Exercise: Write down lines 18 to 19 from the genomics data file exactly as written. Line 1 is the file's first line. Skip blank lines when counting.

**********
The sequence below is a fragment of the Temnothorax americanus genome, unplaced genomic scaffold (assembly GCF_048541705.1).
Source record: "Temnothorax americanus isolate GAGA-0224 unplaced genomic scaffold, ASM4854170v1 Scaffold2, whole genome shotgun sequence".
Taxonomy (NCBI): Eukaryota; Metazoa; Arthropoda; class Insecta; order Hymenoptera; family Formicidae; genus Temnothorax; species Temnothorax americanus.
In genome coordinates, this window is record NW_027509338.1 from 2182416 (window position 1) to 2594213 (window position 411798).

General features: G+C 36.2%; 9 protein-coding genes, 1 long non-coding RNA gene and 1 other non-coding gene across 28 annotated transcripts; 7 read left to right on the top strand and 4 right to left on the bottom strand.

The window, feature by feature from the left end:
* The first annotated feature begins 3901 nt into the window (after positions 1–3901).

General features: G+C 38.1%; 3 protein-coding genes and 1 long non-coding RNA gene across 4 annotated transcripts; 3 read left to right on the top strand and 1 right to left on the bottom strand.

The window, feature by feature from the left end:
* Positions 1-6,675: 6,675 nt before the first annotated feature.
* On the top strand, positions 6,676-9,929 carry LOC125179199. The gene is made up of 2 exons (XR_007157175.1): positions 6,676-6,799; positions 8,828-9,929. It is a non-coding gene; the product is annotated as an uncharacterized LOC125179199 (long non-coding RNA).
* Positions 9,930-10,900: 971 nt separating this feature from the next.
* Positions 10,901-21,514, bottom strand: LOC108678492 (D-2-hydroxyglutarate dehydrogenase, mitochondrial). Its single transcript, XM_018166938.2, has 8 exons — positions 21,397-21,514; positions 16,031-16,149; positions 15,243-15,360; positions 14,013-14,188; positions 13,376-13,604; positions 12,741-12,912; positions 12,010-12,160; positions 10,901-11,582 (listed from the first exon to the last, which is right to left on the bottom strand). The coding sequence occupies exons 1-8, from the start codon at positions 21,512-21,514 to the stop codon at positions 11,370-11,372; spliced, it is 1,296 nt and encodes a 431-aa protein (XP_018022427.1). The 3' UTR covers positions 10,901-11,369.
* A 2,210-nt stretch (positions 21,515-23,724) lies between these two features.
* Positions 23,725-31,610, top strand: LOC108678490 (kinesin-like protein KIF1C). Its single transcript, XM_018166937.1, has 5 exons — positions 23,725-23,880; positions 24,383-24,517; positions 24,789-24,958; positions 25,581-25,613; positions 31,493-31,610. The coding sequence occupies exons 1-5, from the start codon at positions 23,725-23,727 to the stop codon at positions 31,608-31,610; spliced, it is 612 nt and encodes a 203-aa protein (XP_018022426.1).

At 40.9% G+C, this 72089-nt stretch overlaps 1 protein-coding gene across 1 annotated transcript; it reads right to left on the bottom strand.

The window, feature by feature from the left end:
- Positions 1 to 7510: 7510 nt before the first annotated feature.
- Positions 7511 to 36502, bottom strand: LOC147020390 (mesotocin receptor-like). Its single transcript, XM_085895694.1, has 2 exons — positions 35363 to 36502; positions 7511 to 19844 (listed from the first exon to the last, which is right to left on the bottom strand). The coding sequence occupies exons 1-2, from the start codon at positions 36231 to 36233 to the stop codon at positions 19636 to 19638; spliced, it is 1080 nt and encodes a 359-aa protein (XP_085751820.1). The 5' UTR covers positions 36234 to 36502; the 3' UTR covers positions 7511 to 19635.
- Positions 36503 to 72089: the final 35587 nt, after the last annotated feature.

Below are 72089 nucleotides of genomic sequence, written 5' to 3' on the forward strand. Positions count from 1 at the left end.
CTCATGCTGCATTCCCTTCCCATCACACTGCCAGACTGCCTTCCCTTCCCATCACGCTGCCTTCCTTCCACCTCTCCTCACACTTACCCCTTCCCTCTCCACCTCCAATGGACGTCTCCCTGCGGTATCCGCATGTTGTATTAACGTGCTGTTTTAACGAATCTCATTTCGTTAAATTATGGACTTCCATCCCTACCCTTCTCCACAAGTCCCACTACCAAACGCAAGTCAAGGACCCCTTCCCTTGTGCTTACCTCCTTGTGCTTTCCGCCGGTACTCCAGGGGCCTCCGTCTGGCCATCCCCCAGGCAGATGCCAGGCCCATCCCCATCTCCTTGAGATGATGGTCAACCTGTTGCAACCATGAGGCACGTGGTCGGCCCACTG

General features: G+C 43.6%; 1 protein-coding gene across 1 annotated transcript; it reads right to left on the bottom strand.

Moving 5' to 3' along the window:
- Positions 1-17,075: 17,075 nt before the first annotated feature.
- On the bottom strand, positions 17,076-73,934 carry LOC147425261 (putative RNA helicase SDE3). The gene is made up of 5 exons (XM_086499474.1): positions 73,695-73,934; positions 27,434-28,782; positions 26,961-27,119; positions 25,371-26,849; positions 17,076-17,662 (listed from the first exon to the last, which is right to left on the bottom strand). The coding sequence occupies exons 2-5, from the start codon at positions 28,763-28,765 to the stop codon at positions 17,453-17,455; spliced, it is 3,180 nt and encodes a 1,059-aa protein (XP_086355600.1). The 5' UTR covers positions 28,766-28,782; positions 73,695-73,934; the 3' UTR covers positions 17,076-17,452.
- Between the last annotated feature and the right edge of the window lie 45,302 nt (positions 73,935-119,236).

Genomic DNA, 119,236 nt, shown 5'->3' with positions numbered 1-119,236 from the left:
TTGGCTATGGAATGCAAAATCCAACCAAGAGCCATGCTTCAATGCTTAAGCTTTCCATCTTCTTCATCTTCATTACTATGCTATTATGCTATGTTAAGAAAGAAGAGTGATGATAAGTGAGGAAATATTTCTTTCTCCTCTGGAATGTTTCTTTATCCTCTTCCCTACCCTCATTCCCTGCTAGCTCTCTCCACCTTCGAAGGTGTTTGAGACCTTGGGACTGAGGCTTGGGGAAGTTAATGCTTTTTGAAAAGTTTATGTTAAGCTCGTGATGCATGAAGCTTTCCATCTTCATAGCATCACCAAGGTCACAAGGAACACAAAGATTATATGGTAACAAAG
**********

- Positions 1 to 7510: 7510 nt before the first annotated feature.
- Positions 7511 to 36502, bottom strand: LOC147020390 (mesotocin receptor-like). Its single transcript, XM_085895694.1, has 2 exons — positions 35363 to 36502; positions 7511 to 19844 (listed from the first exon to the last, which is right to left on the bottom strand). The coding sequence occupies exons 1-2, from the start codon at positions 36231 to 36233 to the stop codon at positions 19636 to 19638; spliced, it is 1080 nt and encodes a 359-aa protein (XP_085751820.1). The 5' UTR covers positions 36234 to 36502; the 3' UTR covers positions 7511 to 19635.